Tough Taliban resistance blunting Pak Army's edge in 'Raah-e-Nijaat' operation: Report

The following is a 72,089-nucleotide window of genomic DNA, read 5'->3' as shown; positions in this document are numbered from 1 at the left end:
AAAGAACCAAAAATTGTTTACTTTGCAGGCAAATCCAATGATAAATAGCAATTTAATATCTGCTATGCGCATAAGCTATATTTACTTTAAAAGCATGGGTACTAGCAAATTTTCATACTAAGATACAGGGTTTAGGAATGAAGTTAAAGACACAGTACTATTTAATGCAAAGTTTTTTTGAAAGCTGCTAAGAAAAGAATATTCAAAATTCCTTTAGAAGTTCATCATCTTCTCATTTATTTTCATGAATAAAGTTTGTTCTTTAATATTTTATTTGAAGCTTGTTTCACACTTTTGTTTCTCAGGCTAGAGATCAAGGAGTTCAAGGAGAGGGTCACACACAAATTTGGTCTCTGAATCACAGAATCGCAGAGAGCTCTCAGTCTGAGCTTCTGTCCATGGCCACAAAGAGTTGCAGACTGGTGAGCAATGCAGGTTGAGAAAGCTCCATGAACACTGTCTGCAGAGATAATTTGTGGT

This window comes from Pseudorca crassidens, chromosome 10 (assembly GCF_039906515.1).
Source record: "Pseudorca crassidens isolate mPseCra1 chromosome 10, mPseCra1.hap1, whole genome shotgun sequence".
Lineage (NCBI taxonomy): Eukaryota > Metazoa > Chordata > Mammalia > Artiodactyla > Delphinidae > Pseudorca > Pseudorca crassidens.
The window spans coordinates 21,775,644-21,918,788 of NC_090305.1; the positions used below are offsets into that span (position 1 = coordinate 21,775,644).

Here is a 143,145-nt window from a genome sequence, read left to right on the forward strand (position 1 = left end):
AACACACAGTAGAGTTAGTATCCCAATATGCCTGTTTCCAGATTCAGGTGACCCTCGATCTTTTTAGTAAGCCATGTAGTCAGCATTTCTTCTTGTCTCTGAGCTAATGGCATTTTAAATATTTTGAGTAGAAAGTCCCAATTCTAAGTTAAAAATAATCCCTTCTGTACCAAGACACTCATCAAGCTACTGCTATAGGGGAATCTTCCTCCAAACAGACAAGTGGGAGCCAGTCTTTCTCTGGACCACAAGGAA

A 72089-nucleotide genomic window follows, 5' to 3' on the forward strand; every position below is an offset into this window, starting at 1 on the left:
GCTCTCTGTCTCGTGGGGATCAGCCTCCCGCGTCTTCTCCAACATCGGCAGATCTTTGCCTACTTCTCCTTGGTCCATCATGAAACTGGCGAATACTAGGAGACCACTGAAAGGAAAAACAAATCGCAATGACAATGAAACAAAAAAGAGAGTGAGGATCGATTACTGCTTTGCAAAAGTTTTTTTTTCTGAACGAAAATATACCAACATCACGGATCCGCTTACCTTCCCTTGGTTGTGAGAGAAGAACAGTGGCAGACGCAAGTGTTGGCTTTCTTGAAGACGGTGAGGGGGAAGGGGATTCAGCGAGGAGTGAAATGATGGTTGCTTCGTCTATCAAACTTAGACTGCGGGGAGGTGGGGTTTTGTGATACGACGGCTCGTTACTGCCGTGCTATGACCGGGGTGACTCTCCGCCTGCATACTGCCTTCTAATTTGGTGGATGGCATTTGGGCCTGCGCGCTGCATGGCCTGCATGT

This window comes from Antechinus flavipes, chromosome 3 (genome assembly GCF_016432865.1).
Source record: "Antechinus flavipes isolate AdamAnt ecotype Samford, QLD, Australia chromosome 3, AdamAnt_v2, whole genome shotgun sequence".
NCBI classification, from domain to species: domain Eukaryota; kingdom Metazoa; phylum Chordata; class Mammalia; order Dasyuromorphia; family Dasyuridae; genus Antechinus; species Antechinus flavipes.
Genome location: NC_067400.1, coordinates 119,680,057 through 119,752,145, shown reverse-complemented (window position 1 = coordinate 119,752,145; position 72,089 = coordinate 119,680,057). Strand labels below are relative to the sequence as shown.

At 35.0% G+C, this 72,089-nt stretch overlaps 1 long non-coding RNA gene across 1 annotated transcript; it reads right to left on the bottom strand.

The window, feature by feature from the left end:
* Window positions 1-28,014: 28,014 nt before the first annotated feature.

The Pakistan Army's pledge to root out the Taliban from its den in South Waziristan through the operation named 'Raah-e-Nijaat', is meeting with significant resistance from the insurgents. According to a detailed briefing on the week-old ground operation by researchers at the American Enterprise Institute (AEI), despite repeated claims from the Pakistan Army that it is going to crush the extremists once for all, the insurgents have retaken one large town, targeted military vehicles with roadside bombs and held off the army's attack helicopters with antiaircraft fire. It further states that though the Pakistani Army has a heavy presence in the region, the insurgents have also been able to coordinate suicide bombings and assassinations outside Waziristan. "I am not surprised that Taliban insurgents are opting for a pitched battle here. This is their hometown. Makeen is probably going to be their hardest fight," The Washington Post quoted Frederick W. Kagan, Director of the Critical Threats Project at the American Enterprise Institute (AEI), as saying. However, the report also says that the large Government force, aided by U.S. drone strikes and intelligence, outnumbers the insurgents and is expected to maintain its methodical, three-pronged push in an attempt to capture key territory held by the Tehrik-e-Taliban Pakistan in the tribal stronghold of slain insurgent leader Baitullah Mehsud, The Nation reported. Earlier in the day, the Pakistani military had taken control of Kotai in South Waziristan's tribal belt, which is believed to be the hometown of Taliban chief Hakimullah Mehsud. But last Saturday, the Pakistani troops' advance toward Kotkai was slowed by the large numbers of roadside bombs, which killed at least one soldier. According to the briefing, the Pakistani force conducting the Waziristan operation comprises about 30,000 soldiers from the 7th Infantry Division and 9th Infantry Division of the army's XI Corps, based in Peshawar, and 10,000 members of the Frontier Corps, which operates in western tribal areas, as well as 500 Special Services Group commandos and two army aviation squadrons.

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